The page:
Under the first factor, the court compared the severity of the penalty imposed with the “gravity” of each defendant's offense. Id. at 59, 67. The primary determinant of the severity of the penalty is the amount of time the offender must spend in prison or jail. Id. at 60. The gravity of the offense requires consideration of both the statutory definition of the offense—including the range of conduct prohibited by the statute—and the particular defendant's conduct in committing the offense—including where on the range of prohibited conduct the defendant's offense falls. Id. at 68–69. The court noted:
“An as-applied proportionality analysis that considers the facts of an individual defendant's specific criminal conduct is particularly significant when the criminal statute at issue covers a broad range of activity, criminalizing a variety of forms and intensity of conduct. In such a case, a harsh penalty might not, on its face, be disproportionate, because of the fact that the statute dealt, inter alia, with some extreme form of that conduct. However, when a defendant is convicted for engaging in only more minor conduct encompassed within the statute, the defendant may plausibly argue that the mandatory sentence, as applied to the particular facts of his or her case, is unconstitutionally disproportionate.”
Id. at 61. In making this “range of activity” assessment,
“a court may consider, among other things, the specific circumstances and facts of the defendant's conduct that come within the statutory definition of the offense, as well as other case-specific factors, such as characteristics of the defendant and the victim, the harm to the victim, and the relationship between the defendant and the victim.”
Id. at 62. As to the defendants in that case, the Rodriguez/Buck court concluded that, “[n]ot only does defendants' criminal conduct appear insufficiently grave to justify the mandatory [75–month] sentence, but it also is less severe than the conduct in the vast majority of * * * other reported first-degree sexual abuse cases[.]” Id. at 74.
The court then turned to the second factor, under which the court compared the penalty imposed with the penalties for other, related crimes. Id. at 63. “If the penalties for more ‘serious' crimes than the crime at issue result in less severe sentences, that is an indication that the challenged penalty may be disproportionate.” Id. Applying that factor, the court noted in Rodriguez/Buck that the mandatory minimum sentence for the defendants' clothed touching of the children at issue was the same as the mandatory minimum sentence for second-degree sodomy, second-degree rape, and second-degree sexual penetration. It concluded that reasonable people would not believe that the defendants' sentences were proportioned to the defendants' offenses in light of the other, substantially more egregious conduct that was subject to the same mandatory minimum sentence. Id. at 75–76.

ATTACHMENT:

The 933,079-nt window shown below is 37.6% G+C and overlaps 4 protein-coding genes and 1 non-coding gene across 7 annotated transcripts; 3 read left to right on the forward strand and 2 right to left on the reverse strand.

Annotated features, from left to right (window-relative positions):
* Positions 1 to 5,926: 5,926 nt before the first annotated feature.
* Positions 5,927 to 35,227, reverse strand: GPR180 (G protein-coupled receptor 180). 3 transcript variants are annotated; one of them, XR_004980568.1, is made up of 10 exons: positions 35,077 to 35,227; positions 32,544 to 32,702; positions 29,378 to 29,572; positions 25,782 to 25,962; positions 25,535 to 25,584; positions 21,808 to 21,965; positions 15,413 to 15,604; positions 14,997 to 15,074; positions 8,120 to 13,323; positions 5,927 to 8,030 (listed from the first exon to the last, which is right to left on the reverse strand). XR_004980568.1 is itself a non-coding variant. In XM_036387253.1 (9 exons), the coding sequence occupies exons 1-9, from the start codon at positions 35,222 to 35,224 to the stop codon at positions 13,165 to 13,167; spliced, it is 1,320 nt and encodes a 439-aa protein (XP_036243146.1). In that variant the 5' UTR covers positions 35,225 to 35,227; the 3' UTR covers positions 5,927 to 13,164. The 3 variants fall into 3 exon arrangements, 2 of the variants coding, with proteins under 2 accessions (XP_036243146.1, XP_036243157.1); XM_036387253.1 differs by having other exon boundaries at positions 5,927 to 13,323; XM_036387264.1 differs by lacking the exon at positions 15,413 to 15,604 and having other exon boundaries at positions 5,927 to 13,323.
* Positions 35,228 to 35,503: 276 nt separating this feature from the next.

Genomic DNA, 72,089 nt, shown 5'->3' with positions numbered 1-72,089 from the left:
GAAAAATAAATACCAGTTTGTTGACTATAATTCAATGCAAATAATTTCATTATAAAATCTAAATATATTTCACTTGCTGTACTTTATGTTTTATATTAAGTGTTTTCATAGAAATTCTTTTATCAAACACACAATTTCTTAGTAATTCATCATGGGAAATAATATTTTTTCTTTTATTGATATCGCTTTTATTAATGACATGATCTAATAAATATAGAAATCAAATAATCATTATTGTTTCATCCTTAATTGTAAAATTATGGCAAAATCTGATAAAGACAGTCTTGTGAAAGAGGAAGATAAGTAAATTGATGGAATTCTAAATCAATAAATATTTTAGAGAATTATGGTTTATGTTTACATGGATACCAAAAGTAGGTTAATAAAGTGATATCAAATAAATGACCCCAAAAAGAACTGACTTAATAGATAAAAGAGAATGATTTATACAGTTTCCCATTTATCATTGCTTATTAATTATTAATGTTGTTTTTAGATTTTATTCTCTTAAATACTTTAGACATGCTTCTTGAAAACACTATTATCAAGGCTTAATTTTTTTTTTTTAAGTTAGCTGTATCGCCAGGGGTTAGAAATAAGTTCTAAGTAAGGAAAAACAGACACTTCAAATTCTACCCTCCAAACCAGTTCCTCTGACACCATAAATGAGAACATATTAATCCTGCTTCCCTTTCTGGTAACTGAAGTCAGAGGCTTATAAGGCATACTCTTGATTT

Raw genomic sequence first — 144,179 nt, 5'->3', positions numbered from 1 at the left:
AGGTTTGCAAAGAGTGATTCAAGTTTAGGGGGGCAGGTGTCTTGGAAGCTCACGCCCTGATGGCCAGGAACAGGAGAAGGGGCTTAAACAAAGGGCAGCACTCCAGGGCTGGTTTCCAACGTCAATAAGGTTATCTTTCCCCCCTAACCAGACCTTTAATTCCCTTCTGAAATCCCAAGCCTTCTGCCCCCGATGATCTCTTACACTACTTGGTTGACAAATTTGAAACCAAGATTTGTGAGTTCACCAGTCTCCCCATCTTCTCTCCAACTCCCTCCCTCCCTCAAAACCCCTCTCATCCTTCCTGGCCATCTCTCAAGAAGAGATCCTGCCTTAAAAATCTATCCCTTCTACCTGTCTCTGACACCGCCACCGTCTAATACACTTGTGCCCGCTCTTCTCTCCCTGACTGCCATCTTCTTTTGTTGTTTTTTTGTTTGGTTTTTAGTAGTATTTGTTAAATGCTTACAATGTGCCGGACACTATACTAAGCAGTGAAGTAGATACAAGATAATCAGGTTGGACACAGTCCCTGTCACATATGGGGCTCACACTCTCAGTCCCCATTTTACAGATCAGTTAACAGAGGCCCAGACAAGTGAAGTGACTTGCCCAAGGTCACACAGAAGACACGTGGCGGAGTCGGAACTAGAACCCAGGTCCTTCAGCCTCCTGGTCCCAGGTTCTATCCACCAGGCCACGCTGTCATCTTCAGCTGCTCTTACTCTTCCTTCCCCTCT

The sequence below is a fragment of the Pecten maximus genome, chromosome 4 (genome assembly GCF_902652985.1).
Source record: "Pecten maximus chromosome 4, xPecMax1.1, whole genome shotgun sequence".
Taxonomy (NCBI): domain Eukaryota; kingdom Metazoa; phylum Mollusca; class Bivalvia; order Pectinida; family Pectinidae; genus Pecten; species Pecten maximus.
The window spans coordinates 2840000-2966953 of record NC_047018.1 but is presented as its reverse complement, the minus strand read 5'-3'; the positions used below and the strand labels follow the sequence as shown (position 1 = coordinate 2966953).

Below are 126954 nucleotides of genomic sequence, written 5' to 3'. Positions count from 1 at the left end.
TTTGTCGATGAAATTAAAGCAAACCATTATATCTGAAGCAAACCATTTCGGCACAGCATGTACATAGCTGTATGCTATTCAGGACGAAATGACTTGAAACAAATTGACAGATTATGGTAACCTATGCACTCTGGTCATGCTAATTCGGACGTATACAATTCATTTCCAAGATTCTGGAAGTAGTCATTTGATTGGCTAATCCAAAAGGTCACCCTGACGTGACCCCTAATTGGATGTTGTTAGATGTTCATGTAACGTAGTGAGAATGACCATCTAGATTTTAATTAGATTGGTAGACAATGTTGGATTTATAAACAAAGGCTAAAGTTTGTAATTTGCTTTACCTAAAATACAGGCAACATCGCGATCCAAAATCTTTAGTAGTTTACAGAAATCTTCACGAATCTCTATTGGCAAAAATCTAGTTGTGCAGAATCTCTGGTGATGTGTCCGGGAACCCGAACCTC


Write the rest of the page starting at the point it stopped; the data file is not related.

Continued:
Finally, under the third factor, the court considered the defendants' criminal histories. Id. at 77. The court noted that the defendants had no prior convictions and that their conduct was qualitatively different from the conduct of defendants in other first-degree sexual abuse cases. Id. at 78. “In the more common first-degree sexual abuse cases,” the court explained, “the contact is not only far more physically invasive and sexually charged, but it has occurred multiple times, rather than only once.” Id.
After examining all three of those factors, and concluding that each indicated that the defendants' sentences were disproportionate, the Supreme Court concluded that the sentences in those cases violated Article I, section 16. Id. at 80.
The superintendent contends that petitioner's sentence is not disproportionate to his offenses under Rodriguez/Buck, while petitioner contends that it is. We agree with the superintendent.
First, to the extent that petitioner suggests that his 240–month aggregate sentence is unconstitutional, we reject that suggestion and, instead, examine the disproportionality of each of the 120–month sentences for the attempted aggravated murder convictions. The constitution requires that each penalty be “proportioned to the offense.” See State v. Parker, 259 Or.App. 547, 549, 314 P3d 980 (2013), rev den, 355 Or 380 (2014) (declining to apply disproportionality analysis to 119–month aggregate sentence for 10 counts of first-degree encouraging child abuse); State v. Baker, 233 Or.App. 536, 543, 226 P3d 125, rev den, 348 Or 414 (2010) (declining to apply disproportionality analysis to aggregate sentence of 180 months for five counts of second-degree sexual abuse and five counts of incest).5